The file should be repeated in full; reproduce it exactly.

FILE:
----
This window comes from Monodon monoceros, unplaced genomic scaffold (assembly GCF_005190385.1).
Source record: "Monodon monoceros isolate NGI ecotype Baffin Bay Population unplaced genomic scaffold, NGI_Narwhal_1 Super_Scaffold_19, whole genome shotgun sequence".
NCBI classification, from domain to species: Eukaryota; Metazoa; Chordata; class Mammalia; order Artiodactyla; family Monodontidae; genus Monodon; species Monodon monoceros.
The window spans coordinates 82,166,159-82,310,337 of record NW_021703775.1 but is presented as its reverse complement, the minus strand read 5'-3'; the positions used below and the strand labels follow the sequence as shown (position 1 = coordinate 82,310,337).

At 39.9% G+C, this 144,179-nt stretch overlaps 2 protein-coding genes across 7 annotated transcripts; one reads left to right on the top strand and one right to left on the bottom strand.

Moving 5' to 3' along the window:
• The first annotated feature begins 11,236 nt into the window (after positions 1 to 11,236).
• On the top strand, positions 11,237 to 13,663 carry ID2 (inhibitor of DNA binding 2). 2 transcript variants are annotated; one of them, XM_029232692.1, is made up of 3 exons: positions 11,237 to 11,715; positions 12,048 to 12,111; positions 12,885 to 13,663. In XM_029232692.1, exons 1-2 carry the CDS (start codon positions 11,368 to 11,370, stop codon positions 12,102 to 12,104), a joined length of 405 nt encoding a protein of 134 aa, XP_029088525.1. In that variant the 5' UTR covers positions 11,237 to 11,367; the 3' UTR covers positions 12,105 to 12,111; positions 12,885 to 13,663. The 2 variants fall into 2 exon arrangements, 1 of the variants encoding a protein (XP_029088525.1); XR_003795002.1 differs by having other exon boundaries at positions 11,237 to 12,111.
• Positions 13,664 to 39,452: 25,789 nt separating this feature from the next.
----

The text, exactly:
This window comes from Monodon monoceros, unplaced genomic scaffold (assembly GCF_005190385.1).
Source record: "Monodon monoceros isolate NGI ecotype Baffin Bay Population unplaced genomic scaffold, NGI_Narwhal_1 Super_Scaffold_19, whole genome shotgun sequence".
NCBI classification, from domain to species: Eukaryota; Metazoa; Chordata; class Mammalia; order Artiodactyla; family Monodontidae; genus Monodon; species Monodon monoceros.
The window spans coordinates 82,166,159-82,310,337 of record NW_021703775.1 but is presented as its reverse complement, the minus strand read 5'-3'; the positions used below and the strand labels follow the sequence as shown (position 1 = coordinate 82,310,337).

At 39.9% G+C, this 144,179-nt stretch overlaps 2 protein-coding genes across 7 annotated transcripts; one reads left to right on the top strand and one right to left on the bottom strand.

Moving 5' to 3' along the window:
• The first annotated feature begins 11,236 nt into the window (after positions 1 to 11,236).
• On the top strand, positions 11,237 to 13,663 carry ID2 (inhibitor of DNA binding 2). 2 transcript variants are annotated; one of them, XM_029232692.1, is made up of 3 exons: positions 11,237 to 11,715; positions 12,048 to 12,111; positions 12,885 to 13,663. In XM_029232692.1, exons 1-2 carry the CDS (start codon positions 11,368 to 11,370, stop codon positions 12,102 to 12,104), a joined length of 405 nt encoding a protein of 134 aa, XP_029088525.1. In that variant the 5' UTR covers positions 11,237 to 11,367; the 3' UTR covers positions 12,105 to 12,111; positions 12,885 to 13,663. The 2 variants fall into 2 exon arrangements, 1 of the variants encoding a protein (XP_029088525.1); XR_003795002.1 differs by having other exon boundaries at positions 11,237 to 12,111.
• Positions 13,664 to 39,452: 25,789 nt separating this feature from the next.